Yes David that is exactly the question, or more exactly the rub. “Are suppliers good shareholders?” The Sh Council may well have the ability to offer “clout.” But is it not much more than the good old old bug bear of a committe in so much that it depends entirely on the acumen, application, attitude and agenda(s)of the individual member(s) and like all committees, any one member or even better, troika can dominate proceedings over time. Personally had much experience with farmers’ cooperatives dating back to the seventies. I was in several senior executive roles. The executive, or let’s say management if you like, knew full well the worth of keeping the board well away from the staff and in all that time, apart from staged well fed annual shows etc, I never encountered a supplier. Don’t want to be seen as expansive but you have to concede that the “executive” have been seen far too often to run away with the spoon of late. Think Enron, Lehmans. I think a culture of self interest is pervading, and the ambition of filling one’s own pockets while the sun shines, rather than the good of the employer, the company, is hugely threatening to the traditional chains of command that used to hold everything together. Thanks for the chance to vent.

David I question the value we get from the independent directors and whether they are adding value around the Board table. Four independent directors plus the Chair only need one more and they have a majority. Do they actually vote based on independent thought or do they always vote with the Chair? If the latter then we have too many of them.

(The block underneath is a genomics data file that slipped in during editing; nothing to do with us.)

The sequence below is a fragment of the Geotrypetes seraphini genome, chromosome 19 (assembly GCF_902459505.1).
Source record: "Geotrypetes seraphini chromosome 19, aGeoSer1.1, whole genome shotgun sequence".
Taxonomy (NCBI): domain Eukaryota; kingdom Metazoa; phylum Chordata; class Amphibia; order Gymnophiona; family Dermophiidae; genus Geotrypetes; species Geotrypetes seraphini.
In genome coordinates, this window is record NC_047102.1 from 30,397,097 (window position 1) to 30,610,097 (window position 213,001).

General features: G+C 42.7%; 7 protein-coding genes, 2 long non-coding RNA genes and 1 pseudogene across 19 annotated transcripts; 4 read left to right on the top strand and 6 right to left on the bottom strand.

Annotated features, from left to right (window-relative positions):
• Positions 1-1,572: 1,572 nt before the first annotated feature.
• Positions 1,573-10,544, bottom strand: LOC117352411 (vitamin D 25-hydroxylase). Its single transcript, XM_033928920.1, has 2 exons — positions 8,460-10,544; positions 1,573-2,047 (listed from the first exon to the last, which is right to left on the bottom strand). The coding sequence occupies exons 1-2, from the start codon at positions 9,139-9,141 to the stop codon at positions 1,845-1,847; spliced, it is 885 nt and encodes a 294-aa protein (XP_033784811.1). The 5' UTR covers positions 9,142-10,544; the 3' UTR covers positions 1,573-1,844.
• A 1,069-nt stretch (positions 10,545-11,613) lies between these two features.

Shareholders are asked to ratify them but we never see them outside of the AGM. I believe that this means there is a real disconnect between them and shareholders, though their relationships with institutional FSF investors may be strong - but FSF investors don't vote in the elections.

For the good of Fonterra, the company, we do need a stronger retention position. But will the shareholders accept that? Time will tell.

It will be interesting to see what the new look Board does in regards to the review of all things. Will it throw out the golden egg(s) to satisfy the debt reduction goal of $800m? Will it become the cornerstone shareholder in Westland? Will we see an announcement like OCD recently advised its suppliers, of a payment range where the lower range now is sub $6? etc etc

Insightful point on the role of the independent directors CO. I wonder what the council would say to such an observation?

David Chaston, I acknowledge your points about Fonterra suppliers reaping what the sow, but contend that your knowledge and therefore appreciation of cooperatives, their purpose and strengths is scant.

You didn't comment on how the dairy industry grew to be the economic force it was before the formation of Fonterra. As red cows pointed out, it was through retained earnings. And although I concede that suppliers have to reap what they sow, your opinion that the shareholders council gives suppliers clout is a joke, and unfortunately illustrates your ignorance of the machinations of Fonterra, perhaps due to their unrelenting propaganda.I don't think I'd be alone in the observation that the shareholders council is full of spineless sycophants, who've done nothing to hold the board to account. They certainly don't represent me. Representation on Fonterra is proportional to share backed milk solids, and is therefore skewed in favour of larger scale more corporate orientated suppliers. They are the ones that incumbent board members butter up prior to elections.